When her husband Abe (John Diehl) has a stroke and ends up in the hospital in the middle of a sperm bank donation, Linda (Rachael Harris) struggles to make sense of her life. A devoted Christian, she's spent the last several years of her marriage grappling with her own sexual desires; she's unable to have children, and Abe doesn't feel that physical intimacy without the goal of motherhood is in keeping with their faith. Upon learning that Abe's sperm donation has been going on for decades, she heads back to the clinic looking for answers and learns that Abe has an adult son, Raymond, who she decides to track down while Abe recovers.
Actor Rachael Harris is probably best known for her brief supporting role in The Hangover (as Ed Helms' ridiculously evil wife), but there's nothing in that movie to suggest the performance she gives here. From the physical -- director / writer Robbie Pickering dresses her in a puffy lavender coat and gigantic, 1980s glasses, strips her of makeup, and emphasizes her tiny 5'1" frame -- to the emotional, she inhabits Linda body and soul, painting a perfect picture of sweet naïveté while still dipping each line into any number of emotional shades, conveying regret, love, wistfulness and sympathy in each and every line reading.
Upon arriving in Florida, Linda heads to the address from the clinic, discovering what to many would be a vision out of a nightmare: a house asking to be condemned, dark and dirty, and a man who belongs that kind of house. Her Raymond (Matt O'Leary) is a skinny, shifty young man whose skepticism at Linda ("No Jesus talk! Are you a cop?") suggests a laundry list of criminal activity, and whose home indicates heavy drug use, at the very least. Linda, however, is unfazed: if this is her boy, so be it. Thanks to some stroke-of-luck timing, Raymond is eager for a ride out of the state, and the two hit the road almost immediately, and try to find common ground.
Having seen so many movies about mismatched people (perhaps the world's most common film genre), it's wonderfully refreshing how non-judgmental Linda is of Raymond's choices. A lesser movie would have Linda reeling from culture shock at Raymond's dirty mouth, smoking and lying, but Linda never bats an eye. She's genuinely thrilled to hear every story he has to tell, and as their journey takes several unplanned detours, their relationship is allowed to bloom and change because the characters aren't at odds with one another the whole way. It helps that O'Leary matches Harris beat-for-beat, imbuing an angry loser with moments of insight and compassion that round Raymond out. By the time the pair are breaking into a waffle house for a late dinner, the film has found a surprising, rewarding chemistry between its two protagonists, each with their own wounds to lick.
As the two form a relationship, Pickering does a nice job of showcasing small-town America along the journey between Florida and Texas. He makes the small-scale nature of the film work with the story, allowing the action to feel at home at dingy bar or a cramped motel room. Jon Gries provides some comic relief as one of Linda's family friends, following her out of concern for her emotional well-being. Disappointingly, Pickering's threads don't quite come together with as much emotional satisfaction as one would like; the payoff may be the one that the film sets up, but it just doesn't land with the intended dramatic weight. Then again, there's just so much to enjoy in Linda and Raymond's time together; it reminds one of the old adage that it's not where you're going, it's how you get there.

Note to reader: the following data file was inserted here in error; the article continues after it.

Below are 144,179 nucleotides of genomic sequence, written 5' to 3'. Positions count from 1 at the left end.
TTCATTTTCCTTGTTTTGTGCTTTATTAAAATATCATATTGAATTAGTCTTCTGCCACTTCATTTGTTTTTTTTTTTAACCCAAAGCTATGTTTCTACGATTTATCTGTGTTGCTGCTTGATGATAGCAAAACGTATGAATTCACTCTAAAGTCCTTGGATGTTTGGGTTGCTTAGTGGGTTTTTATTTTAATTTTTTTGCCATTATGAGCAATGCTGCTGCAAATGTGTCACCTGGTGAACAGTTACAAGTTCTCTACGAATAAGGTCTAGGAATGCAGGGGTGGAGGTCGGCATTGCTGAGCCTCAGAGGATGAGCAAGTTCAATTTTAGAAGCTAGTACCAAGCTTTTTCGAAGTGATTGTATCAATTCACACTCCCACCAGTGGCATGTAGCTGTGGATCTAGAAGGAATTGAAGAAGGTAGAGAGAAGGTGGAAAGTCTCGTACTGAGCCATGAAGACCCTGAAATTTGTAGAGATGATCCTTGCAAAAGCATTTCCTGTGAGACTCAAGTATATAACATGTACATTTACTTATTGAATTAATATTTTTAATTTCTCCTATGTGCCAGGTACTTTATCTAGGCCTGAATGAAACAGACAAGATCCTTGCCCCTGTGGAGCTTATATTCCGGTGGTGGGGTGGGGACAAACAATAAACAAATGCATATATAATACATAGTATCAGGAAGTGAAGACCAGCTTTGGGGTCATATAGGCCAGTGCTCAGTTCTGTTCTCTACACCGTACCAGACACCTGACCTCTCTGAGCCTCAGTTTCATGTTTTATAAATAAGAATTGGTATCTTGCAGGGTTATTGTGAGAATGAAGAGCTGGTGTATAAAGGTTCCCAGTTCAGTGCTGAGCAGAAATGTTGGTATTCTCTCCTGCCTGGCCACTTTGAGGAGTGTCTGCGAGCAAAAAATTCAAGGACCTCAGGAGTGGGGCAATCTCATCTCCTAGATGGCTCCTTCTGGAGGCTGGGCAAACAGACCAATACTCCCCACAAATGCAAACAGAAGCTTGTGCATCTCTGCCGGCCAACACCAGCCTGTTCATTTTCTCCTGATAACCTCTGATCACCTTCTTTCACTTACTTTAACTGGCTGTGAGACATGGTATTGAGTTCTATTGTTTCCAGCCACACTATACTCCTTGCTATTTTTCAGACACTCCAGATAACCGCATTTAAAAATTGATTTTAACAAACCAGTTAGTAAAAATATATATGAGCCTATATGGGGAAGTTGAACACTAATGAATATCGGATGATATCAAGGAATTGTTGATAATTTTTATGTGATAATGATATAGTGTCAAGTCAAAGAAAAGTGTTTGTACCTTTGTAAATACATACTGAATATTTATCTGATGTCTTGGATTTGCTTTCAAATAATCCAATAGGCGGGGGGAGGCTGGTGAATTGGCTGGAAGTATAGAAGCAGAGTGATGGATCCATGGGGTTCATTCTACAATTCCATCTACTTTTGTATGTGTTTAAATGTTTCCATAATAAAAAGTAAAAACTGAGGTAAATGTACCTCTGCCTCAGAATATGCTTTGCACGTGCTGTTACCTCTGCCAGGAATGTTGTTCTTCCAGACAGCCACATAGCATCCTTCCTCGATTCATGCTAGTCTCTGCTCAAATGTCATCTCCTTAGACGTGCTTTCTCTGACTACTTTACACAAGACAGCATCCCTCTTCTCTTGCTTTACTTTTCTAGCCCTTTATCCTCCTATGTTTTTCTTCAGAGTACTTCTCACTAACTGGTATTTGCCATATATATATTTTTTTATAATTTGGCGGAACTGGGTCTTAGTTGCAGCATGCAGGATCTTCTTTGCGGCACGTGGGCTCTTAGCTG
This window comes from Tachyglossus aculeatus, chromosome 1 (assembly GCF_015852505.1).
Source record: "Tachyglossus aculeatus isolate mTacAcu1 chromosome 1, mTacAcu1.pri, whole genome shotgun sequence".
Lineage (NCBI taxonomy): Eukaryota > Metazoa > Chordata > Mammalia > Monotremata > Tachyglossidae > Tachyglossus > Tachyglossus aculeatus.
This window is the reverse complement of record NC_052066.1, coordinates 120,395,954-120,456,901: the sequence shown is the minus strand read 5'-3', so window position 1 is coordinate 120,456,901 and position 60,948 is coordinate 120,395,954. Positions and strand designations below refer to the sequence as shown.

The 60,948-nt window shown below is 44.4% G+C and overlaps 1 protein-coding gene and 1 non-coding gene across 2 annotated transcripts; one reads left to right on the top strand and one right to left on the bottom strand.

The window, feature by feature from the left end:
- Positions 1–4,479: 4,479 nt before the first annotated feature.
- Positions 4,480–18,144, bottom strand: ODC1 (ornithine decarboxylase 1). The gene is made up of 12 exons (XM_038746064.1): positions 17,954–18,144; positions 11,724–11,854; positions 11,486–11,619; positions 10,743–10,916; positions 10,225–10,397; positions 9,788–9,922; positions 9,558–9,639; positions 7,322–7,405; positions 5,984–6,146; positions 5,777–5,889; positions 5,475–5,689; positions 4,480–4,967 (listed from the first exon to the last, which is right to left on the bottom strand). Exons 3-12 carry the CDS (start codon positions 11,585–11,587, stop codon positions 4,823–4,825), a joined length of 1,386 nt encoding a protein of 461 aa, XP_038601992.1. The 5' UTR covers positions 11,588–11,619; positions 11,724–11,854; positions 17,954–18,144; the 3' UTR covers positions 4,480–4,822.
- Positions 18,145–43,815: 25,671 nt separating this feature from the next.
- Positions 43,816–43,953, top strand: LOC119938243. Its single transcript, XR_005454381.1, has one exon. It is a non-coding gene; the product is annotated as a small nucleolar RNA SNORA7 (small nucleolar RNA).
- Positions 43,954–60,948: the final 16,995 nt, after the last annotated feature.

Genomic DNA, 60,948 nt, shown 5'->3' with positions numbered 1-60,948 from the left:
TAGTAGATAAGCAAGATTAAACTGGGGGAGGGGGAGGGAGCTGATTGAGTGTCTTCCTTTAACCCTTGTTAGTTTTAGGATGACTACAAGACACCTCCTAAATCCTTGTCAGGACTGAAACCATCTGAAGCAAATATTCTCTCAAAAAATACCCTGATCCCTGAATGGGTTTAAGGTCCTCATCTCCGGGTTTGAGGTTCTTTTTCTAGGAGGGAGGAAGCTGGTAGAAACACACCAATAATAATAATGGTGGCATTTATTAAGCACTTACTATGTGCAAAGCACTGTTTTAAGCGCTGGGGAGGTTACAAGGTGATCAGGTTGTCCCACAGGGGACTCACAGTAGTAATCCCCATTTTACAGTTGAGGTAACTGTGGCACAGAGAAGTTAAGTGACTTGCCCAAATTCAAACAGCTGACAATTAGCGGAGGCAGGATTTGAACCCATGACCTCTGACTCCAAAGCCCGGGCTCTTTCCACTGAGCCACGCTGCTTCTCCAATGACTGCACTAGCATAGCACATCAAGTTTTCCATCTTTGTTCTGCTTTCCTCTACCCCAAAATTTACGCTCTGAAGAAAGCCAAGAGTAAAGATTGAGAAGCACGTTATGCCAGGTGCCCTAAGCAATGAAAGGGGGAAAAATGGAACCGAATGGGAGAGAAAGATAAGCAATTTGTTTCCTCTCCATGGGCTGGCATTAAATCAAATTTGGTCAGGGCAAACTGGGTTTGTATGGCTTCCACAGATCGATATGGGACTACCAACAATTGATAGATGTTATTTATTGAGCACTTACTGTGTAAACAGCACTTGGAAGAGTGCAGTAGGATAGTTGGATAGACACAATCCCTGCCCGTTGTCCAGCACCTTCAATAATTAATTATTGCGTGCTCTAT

The artwork for Natural Selection is "of a style" -- the modern interpretation of the '80s trucker hat look, or whatever you want to call it -- but it's nice. I also really appreciate that the designers put the names above the title, because the image has the actors standing in the opposite order. The disc comes in a plastic-conserving eco-case, and there is no insert.
The Video and Audio
Cinema Guild's 2.35:1 anamorphic widescreen presentation of Natural Selection is strong, but not exceptional. I didn't notice any artifacting, edge enhancement, or compression issues, but the image is just generally soft and only offers solid detail in a few extreme close-ups. Some aliasing can be spotted, and maybe a tiny bit of banding. Thoroughly "fine" -- no serious complaints -- but not a stand-out or impressive transfer, either.
Another day, another low-key film. What to say about this Dolby Digital 5.1 audio track? It gets the job done, which mostly concerns quiet dialogue, although occasionally a parade or a lawnmower will provide a little surround sound activity, as does the film's selection of songs and the original score. Disappointingly -- you guessed it -- the disc lacks any subtitles or captions, which is, as always, a bummer, particularly during some whispered, drunk dialogue.
The only extras are some short, EPK-style interviews with Rachael Harris (3:15), Matt O'Leary (3:48), and "Crew Members (2:42) -- director/writer Robbie Pickering, producer Brion Hambel, and producer Paul Jensen. No film clips, but these on-set observations are not very insightful.
An original theatrical trailer for Natural Selection is also included. Trailers for Step Up to the Plate, Neighboring Sounds, Once Upon a Time in Anatolia, The Turin Horse, Everyday Sunshine, Patience (After Sebald), The Day He Arrives, Putty Hill, Beeswax, and Marwencol are also included under the special features menu.
Natural Selection is an imperfect film, running off the road once or twice along its emotional road trip. However, knockout performances by Harris and O'Leary are more than enough reason to give Natural Selection a shot. Recommended.
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